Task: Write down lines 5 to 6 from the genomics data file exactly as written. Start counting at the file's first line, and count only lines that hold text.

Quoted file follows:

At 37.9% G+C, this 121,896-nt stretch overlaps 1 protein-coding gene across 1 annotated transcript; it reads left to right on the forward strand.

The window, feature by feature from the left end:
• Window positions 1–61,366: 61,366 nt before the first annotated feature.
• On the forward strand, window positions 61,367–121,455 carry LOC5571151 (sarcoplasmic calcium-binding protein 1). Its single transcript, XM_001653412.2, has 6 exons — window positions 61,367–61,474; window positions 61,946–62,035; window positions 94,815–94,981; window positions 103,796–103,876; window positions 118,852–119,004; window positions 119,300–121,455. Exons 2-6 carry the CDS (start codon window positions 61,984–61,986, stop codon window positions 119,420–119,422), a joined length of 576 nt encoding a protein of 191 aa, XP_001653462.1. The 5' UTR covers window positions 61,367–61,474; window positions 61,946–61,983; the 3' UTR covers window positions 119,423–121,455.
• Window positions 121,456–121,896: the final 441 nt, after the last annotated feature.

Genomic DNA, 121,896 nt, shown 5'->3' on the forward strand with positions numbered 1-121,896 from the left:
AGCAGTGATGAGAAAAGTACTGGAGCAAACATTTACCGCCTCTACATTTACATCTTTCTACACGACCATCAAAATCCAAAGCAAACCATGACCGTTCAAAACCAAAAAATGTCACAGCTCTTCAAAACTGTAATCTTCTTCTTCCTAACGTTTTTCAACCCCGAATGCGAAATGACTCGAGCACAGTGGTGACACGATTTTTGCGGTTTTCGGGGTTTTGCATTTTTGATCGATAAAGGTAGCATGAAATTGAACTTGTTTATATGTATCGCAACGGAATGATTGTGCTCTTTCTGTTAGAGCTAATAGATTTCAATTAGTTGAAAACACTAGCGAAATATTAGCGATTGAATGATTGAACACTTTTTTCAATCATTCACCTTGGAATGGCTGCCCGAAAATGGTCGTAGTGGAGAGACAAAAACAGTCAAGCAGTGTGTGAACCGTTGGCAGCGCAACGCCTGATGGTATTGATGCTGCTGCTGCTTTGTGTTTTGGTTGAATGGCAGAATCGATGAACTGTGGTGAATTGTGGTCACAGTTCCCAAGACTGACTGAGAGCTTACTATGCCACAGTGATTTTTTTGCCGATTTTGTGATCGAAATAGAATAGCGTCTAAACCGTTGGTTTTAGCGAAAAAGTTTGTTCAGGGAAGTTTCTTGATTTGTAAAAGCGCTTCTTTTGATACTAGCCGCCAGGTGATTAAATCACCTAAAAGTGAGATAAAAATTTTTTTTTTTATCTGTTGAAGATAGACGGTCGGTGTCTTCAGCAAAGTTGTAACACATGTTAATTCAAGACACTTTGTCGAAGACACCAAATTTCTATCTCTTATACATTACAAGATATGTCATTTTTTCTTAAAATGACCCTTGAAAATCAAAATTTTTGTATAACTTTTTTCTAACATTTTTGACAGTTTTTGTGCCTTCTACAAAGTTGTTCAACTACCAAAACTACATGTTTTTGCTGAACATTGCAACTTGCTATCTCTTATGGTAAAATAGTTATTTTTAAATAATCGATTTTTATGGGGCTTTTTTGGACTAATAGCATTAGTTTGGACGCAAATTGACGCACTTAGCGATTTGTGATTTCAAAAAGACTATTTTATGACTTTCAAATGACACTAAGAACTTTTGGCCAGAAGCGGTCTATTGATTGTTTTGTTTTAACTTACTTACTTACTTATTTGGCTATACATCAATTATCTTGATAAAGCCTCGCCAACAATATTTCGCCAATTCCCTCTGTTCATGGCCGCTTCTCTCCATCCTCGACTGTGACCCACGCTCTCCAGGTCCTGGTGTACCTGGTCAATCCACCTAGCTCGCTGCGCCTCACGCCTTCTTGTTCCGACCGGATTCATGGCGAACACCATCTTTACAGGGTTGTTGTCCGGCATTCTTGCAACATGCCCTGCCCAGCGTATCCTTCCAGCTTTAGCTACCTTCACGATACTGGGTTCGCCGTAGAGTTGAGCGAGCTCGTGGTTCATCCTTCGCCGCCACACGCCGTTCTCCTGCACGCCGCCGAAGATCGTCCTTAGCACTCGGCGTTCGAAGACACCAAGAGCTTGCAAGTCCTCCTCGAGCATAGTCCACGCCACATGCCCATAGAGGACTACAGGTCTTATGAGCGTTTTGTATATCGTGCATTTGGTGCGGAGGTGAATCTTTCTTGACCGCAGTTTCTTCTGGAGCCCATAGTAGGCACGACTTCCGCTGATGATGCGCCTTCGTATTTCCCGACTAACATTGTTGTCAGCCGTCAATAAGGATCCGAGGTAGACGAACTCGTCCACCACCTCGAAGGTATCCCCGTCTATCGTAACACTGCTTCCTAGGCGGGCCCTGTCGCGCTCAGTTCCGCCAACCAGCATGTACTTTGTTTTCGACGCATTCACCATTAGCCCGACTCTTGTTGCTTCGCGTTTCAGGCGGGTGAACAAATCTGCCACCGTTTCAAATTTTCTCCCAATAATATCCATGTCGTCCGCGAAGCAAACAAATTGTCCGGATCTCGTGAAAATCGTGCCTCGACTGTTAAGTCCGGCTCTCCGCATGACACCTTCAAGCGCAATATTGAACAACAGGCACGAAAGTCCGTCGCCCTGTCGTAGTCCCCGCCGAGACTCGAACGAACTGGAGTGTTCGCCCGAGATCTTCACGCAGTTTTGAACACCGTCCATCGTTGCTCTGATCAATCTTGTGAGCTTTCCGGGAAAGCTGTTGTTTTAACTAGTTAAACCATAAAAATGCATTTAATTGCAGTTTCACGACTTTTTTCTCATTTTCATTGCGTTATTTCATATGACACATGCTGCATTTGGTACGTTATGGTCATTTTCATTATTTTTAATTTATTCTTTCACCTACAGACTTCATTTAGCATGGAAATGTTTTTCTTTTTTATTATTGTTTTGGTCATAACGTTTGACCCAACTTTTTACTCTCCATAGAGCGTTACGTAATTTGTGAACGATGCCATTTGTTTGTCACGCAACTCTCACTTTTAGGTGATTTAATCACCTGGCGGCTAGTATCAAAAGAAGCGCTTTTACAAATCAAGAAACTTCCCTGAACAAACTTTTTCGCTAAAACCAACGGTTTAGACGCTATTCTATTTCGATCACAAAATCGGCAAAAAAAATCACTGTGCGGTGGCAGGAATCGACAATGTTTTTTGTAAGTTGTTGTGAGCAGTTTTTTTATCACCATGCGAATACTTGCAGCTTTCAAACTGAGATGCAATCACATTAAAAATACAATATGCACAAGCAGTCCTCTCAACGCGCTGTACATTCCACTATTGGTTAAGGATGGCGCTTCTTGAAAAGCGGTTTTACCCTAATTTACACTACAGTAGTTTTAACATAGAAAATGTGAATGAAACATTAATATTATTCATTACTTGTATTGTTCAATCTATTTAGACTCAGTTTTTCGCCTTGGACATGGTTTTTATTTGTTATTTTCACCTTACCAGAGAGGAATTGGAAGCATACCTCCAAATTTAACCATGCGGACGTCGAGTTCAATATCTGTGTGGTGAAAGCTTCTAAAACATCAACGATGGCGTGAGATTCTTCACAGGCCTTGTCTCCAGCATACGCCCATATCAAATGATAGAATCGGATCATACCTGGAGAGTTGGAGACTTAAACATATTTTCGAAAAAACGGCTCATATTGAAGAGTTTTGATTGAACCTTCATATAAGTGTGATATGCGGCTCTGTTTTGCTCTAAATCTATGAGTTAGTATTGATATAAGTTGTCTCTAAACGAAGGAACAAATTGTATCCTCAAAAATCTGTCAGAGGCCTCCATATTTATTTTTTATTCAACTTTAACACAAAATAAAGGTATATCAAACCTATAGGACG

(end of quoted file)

• Window positions 121,456–121,896: the final 441 nt, after the last annotated feature.

Genomic DNA, 121,896 nt, shown 5'->3' on the forward strand with positions numbered 1-121,896 from the left: